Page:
If parental rights to previous children were terminated, is the court required to take jurisdiction over subsequent children?
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The DHS must file a petition seeking termination of parental rights at an initial disposition hearing if a parent has previously had his or her parental rights to another child terminated, there is a risk of harm to a current child, AND the parent has failed to eliminate that risk. MCL 722.638. Three subsections of MCL 712A.19b(3) allow for termination of parental rights based on a prior termination of parental rights.
In In re Futch, 144 Mich App 163, 166—68 (1984), the Court of Appeals held that evidence that respondents were convicted of manslaughter in the beating death of respondent-mother’s first child supported assumption of jurisdiction over and termination of respondents’ parental rights to a subsequent child. “This Court has not required that neglect or abuse of a specific child must be shown as a prerequisite to jurisdiction.” Id. at 168, citing Dittrick, supra and LaFlure, supra.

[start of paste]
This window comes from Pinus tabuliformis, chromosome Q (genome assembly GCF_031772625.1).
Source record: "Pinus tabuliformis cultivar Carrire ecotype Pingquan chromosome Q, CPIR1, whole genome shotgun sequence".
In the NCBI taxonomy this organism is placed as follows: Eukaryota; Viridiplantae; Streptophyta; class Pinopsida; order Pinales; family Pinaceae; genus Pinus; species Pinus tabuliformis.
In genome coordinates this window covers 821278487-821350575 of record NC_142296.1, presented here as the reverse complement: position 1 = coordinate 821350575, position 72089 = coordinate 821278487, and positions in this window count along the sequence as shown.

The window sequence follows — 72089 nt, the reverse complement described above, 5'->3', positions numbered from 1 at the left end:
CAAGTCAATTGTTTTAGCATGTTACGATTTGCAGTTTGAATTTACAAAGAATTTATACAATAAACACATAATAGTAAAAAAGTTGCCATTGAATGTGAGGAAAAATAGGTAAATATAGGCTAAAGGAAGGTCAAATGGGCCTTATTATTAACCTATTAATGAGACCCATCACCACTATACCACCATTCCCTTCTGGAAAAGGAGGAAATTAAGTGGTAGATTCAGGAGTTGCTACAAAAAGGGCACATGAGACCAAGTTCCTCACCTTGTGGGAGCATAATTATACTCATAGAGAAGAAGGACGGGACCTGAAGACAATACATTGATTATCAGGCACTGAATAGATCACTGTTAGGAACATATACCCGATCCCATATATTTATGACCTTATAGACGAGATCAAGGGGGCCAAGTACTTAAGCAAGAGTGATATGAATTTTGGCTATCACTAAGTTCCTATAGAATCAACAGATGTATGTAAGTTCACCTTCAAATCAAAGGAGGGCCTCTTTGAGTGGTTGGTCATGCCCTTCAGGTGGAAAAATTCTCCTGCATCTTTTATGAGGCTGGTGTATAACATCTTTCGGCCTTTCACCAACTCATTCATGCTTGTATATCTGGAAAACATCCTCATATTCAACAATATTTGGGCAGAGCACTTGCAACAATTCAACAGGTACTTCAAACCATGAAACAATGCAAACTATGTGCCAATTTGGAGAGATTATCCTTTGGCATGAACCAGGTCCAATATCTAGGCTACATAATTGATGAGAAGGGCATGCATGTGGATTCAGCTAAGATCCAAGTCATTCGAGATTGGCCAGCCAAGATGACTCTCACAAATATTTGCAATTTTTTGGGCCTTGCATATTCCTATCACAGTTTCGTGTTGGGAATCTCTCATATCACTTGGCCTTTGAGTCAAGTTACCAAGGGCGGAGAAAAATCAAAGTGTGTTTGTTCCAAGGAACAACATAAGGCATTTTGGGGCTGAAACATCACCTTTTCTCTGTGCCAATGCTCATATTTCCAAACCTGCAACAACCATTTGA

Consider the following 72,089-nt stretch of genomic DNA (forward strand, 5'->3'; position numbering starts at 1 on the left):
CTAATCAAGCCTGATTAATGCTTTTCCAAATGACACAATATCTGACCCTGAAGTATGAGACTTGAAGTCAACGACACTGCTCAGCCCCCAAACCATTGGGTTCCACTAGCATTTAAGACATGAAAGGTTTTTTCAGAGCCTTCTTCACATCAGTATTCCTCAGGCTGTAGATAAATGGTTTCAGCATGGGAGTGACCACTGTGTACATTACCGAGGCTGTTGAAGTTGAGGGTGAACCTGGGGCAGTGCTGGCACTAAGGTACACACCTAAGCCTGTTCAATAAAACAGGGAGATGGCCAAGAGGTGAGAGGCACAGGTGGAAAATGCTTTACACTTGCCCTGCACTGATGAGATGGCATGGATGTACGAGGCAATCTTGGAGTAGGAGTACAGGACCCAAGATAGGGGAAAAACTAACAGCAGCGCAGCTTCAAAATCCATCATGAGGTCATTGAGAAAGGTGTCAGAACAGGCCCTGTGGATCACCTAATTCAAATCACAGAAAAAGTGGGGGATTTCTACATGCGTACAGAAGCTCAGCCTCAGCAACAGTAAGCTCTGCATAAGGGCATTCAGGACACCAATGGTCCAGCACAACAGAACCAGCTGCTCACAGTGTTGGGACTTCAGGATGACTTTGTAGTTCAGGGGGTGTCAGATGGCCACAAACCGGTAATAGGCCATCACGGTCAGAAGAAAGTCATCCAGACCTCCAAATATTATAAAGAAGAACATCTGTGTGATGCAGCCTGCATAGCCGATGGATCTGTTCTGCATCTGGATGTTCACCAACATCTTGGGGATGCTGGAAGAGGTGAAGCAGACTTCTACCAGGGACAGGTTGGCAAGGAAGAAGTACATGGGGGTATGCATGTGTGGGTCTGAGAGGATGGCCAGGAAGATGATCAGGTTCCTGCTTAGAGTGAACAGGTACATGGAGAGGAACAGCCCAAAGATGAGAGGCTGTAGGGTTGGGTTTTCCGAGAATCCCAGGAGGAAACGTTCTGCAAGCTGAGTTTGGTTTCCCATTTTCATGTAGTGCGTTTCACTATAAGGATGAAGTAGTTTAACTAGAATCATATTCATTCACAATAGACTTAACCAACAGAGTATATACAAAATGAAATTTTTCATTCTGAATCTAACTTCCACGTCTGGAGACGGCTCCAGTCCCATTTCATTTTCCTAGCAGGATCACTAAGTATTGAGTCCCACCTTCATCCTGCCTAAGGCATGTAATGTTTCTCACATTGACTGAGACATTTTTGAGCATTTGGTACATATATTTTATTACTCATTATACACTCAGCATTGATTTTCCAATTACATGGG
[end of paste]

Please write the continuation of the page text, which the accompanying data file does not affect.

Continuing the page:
In In re Gazella, 264 Mich App 668, 679—81 (2005), the Court of Appeals held that where respondent’s parental rights to previous children were involuntarily terminated based upon abandonment and her parental rights to other previous children were voluntarily terminated after child protective proceedings were initiated, it was not error for the court to find jurisdiction based upon the doctrine of anticipatory neglect. The Court rejected the mother’s argument that “[p]ast conduct is not a statutory ground for asserting jurisdiction, there must be some current physical harm or threat of serious emotional harm.” Id. at 680, quoting
Dittrick, supra and Powers, infra.
In In re McCoy, unpublished opinion per curiam of the Court of Appeals, decided April 18, 2000 (Docket No. 217459), the Court of Appeals held that the trial court did not err in taking judicial notice of its file from a previous termination of parental rights proceeding in order to establish jurisdiction over the current children. Moreover, in a footnote, the Court of Appeals asserted that “[t]he fact that respondent-appellant’s parental rights to three older children had been involuntarily terminated for neglect was sufficient to support the trial court’s assumption of jurisdiction over the minor children.” Id., citing Dittrick, supra, In re Powers, 208 Mich App 582 (1995), Baby X, supra, and LaFlure, supra.
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